Web components can be used in another way: as a standardized glue between different frameworks developed as microservices.
I developed in the 3 big frameworks (Angular, Vue, React) and the best thing is they promote best practices: component-based architecture, one-way binding, handling application state separately. Yes they change, but I think in a good direction. Just look at AngularJS -> Angular...they introduced one-way binding. They might be not the best possible, but are aiming in a good direction...and it involves change. Change can be good ;)
I hear you, that web components can be a glue between the big 3, Angular, Vue and React. But truthfully, when you see the power, simplicity and flexibility within the "standards-body way" of doing things, you'll realize you are just gluing heavy ass bricks together with elmer, it's just baggage and lots of it.
I love this meme, it brings it into focus:
There's no simplicity in a production implementation of native web components at scale. It's very complex and inefficient
That's what you think. What do you mean?
managing renders, lifecycles, attributes/data-props, data and event binding, and usage of node_modules -all becomes a bit of a nightmare when you do everything manual in a web component.
Going vanilla -you won't have builds and bundling.
If you don't want to use libraries you'll just end up writing your own and basically implementing your own framework by the time you're done, and it will take a long time and you'll be debugging forever.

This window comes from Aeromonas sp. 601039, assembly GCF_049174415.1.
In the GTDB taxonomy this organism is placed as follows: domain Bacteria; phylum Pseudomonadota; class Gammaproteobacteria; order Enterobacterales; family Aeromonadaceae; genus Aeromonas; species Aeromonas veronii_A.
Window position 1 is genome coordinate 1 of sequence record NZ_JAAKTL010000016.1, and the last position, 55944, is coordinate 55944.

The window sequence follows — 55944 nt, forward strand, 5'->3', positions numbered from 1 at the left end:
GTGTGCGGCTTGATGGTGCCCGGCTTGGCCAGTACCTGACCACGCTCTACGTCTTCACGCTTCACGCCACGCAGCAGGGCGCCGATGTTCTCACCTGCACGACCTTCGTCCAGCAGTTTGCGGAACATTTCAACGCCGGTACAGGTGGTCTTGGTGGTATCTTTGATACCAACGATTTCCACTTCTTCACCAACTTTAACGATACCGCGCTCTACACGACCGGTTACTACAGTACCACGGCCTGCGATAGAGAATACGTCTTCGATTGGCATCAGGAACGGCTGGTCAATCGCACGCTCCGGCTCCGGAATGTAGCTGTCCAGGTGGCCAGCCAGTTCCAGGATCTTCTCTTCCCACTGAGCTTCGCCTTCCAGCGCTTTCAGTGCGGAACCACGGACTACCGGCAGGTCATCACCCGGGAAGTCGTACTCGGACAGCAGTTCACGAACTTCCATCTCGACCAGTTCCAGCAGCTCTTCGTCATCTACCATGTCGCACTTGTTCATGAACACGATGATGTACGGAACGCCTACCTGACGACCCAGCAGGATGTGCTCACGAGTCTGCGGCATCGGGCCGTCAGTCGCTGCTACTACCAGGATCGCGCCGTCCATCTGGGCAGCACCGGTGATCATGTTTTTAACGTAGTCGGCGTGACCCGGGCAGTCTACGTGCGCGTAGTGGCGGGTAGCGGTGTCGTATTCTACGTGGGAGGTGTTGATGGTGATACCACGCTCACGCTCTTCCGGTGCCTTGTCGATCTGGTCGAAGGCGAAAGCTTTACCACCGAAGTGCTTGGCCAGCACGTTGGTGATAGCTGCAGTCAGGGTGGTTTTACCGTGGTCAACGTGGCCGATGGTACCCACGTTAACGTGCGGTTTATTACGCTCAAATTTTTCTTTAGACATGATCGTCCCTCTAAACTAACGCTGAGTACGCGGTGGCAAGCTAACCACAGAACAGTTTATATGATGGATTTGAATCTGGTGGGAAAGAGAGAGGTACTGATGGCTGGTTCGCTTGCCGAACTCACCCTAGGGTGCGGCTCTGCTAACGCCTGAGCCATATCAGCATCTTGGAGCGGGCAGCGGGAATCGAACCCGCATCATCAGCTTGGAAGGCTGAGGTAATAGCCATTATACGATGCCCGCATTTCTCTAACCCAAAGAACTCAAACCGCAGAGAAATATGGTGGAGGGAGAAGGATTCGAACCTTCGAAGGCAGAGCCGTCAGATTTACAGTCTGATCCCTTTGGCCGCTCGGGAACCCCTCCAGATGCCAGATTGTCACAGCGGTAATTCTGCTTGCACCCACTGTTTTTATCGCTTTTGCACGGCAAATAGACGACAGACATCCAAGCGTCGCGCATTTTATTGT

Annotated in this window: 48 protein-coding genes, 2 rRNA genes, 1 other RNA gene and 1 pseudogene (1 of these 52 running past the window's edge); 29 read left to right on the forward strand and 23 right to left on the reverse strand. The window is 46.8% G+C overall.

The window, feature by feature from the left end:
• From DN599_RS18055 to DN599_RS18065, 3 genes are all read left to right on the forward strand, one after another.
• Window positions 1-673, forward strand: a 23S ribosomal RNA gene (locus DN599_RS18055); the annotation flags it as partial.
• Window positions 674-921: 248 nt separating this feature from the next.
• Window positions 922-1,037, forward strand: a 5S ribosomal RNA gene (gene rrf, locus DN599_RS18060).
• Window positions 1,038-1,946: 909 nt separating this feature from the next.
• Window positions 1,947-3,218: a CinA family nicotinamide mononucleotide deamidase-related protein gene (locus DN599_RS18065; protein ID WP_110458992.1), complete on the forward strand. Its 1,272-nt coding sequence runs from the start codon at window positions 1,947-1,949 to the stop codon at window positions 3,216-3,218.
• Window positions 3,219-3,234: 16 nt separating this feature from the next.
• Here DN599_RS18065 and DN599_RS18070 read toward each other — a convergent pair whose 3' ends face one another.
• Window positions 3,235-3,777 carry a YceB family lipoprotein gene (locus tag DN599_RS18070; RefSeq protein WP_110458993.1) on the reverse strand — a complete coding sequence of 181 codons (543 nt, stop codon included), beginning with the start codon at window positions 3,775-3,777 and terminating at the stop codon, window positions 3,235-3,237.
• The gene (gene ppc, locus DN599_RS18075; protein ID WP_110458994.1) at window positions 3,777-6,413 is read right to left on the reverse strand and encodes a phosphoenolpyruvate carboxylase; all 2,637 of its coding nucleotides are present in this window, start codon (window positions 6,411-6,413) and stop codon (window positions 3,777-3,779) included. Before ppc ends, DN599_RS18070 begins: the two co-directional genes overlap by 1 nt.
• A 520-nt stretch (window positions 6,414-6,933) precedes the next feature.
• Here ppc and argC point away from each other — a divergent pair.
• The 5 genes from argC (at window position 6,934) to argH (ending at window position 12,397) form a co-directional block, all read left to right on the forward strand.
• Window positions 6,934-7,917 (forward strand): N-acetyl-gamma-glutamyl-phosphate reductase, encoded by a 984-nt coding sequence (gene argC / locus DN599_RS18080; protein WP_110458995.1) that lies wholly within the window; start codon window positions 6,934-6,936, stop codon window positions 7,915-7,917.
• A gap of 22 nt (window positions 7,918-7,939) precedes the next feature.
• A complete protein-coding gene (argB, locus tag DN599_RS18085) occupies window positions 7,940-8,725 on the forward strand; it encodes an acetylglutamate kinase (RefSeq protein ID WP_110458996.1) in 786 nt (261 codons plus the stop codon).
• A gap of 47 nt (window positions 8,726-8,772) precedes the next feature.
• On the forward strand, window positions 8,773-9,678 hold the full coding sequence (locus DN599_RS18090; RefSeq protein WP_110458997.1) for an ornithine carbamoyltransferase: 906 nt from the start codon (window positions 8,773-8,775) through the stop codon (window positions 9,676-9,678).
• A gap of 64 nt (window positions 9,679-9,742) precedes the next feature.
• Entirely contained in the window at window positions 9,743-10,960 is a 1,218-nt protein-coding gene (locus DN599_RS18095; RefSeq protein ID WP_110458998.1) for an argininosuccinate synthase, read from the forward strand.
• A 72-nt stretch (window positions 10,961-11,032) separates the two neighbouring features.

If you use libraries you will make some of these pain points easier, but you won't have proper bundling or node_module handling unless you do a webpack-type config yourself. If you use libraries for rendering, data-binding, routing, etc -then you're practically using a small "framework" like React/preact.
Don't get me wrong, I'm all about progress for the bare-metal specs. I even wrote a web-components boilerplate that solved a lot of my problems and am still working on a native SPA router. However, I found that as I kept working on a long term plan -I found myself just re-implementing SencilJS, so now I just use that.
Hmm, where have you been? I'll contact you from your resume site.
Actually this is ironic, i worked at the same place as you and got fired for using a native Web Component-style implementation because the lead was confused, made a fit about it, we had meetings to discuss the repercussions, risks to the team, and why it looked so different compared to his million jquery scripts vs my single-class files. I was told that i was high risk to the team and immediately fired, no pay.
Besides folks there are completely closed minded f*cks. Peace bro.
Feel free to reach out. You sad we worked together, where was that? Feel free to DM
Where was this?
Implementing the same functionality with libraries using webcomponents will also result in big node_modules. Luckily not everything is included in the bundled application thanks to intelligent bundlers.
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